Richie Wellens: 'In hindsight I shouldn't have taken the Doncaster Rovers job'

Richie Wellens said he made a mistake in taking the Doncaster Rovers job after being unveiled as Leyton Orient’s new head coach.

By Paul Goodwin
Thursday, 10th March 2022, 1:35 pm

The 41-year-old was confirmed as Kenny Jackett’s successor yesterday and signed a two-and-a-half year deal with the League Two strugglers.

Wellens was dismissed by Rovers at the start of December following a problematic six-month reign which produced just six wins from 26 games in all competitions.

“With Covid, and them having to recoup the losses that they lost from Covid, that was a really tough situation,” said Wellens, reflecting on his time at Rovers.

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“I probably made a mistake in going to Doncaster if I’m being honest. I let my heart rule my head. There were a lot of red flags there.

“But it was a club that I loved and I had a great time there as a player and I had a great relationship with the fans so it was very difficult for me to turn down in terms of being a club that was definitely pulling on my heartstrings.

“In hindsight I shouldn’t have done it.”

Wellens’ appointment last summer signalled a fresh start after a cataclysmic collapse coinciding with the departures of captain Ben Whiteman and manager Darren Moore saw Rovers slide out of promotion contention to finish 14th in League One last season.

Richie Wellens. Photo: Alex Davidson/Getty Images

However, the former Oldham Athletic, Swindon Town and Salford City boss struggled to make any visible impact on an injury-hit squad and a relegation battle ensued.

Wellens, sacked on December 2, was replaced by youth team boss Gary McSheffrey later that month.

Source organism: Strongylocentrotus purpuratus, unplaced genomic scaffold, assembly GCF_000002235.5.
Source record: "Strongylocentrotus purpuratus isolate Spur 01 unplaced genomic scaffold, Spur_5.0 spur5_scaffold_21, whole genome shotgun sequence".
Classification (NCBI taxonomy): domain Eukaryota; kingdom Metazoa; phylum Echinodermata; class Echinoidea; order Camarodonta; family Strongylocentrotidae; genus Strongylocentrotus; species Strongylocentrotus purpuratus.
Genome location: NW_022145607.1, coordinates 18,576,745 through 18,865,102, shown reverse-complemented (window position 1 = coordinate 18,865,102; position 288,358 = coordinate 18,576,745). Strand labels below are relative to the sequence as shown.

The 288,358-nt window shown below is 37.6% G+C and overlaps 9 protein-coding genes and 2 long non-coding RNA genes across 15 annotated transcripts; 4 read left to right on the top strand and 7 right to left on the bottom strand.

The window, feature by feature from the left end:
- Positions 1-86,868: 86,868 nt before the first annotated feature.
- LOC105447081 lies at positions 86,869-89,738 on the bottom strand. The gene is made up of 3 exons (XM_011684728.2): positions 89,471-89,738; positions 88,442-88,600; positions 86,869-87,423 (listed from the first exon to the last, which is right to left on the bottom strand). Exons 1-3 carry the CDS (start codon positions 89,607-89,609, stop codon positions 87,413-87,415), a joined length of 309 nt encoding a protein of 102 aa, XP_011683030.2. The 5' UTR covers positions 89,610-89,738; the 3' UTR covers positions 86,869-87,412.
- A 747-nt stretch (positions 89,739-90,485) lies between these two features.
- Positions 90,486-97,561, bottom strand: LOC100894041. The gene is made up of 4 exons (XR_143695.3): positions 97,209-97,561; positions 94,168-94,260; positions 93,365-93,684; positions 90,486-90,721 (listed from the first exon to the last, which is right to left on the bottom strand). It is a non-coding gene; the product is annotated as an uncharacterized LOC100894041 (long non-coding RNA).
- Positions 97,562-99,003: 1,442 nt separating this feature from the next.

“My remit from when I went in there, if you look at all the old newspaper clippings from last summer, was that it was a transitional period and just to keep the club up,” said Wellens. “The budget reflected in that.

“But then the amount of injuries that we had, that definitely toughened me up because I think in that period I probably coached at my best. But when you’re going up against clubs like Ipswich, Sunderland and some really big clubs it was very difficult to compete.

“If you look at before I went in at Doncaster the club had won three in 24 and you look at them since I’ve left, it’s just a really difficult job for anybody to go in there.

“As I alluded to before, the red flags were there and probably in hindsight I shouldn’t have taken it.”

He added: “No one likes losing football matches especially at a club I had a really good relationship with.

"For the first seven league games I never had a fit centre forward and I never had a fit winger and the club never went out and supported me in terms of getting a player in to replace the injured lads who obviously couldn’t give us any attacking options.

"Nobody likes losing football matches but you reflect on it and move forward. I’ve only been a manager for four and a half years and I do think it’s made me stronger. I think I’m more of a rounded manager now.”

Orient lie 20th in League Two, four points above the relegation zone.

"He's a young, vibrant coach with character and we're delighted to have him on board," said Orient’s director of football Martin Ling.

"There has been a long-term admiration for him and he was one of the potential candidates we spoke to last summer, however the Doncaster job came up and he let us know he wouldn't be put through to the next round.

"The way he plays the game is something we like - an attack-minded coach with a team on the front foot, his teams work hard, both offensively and defensively."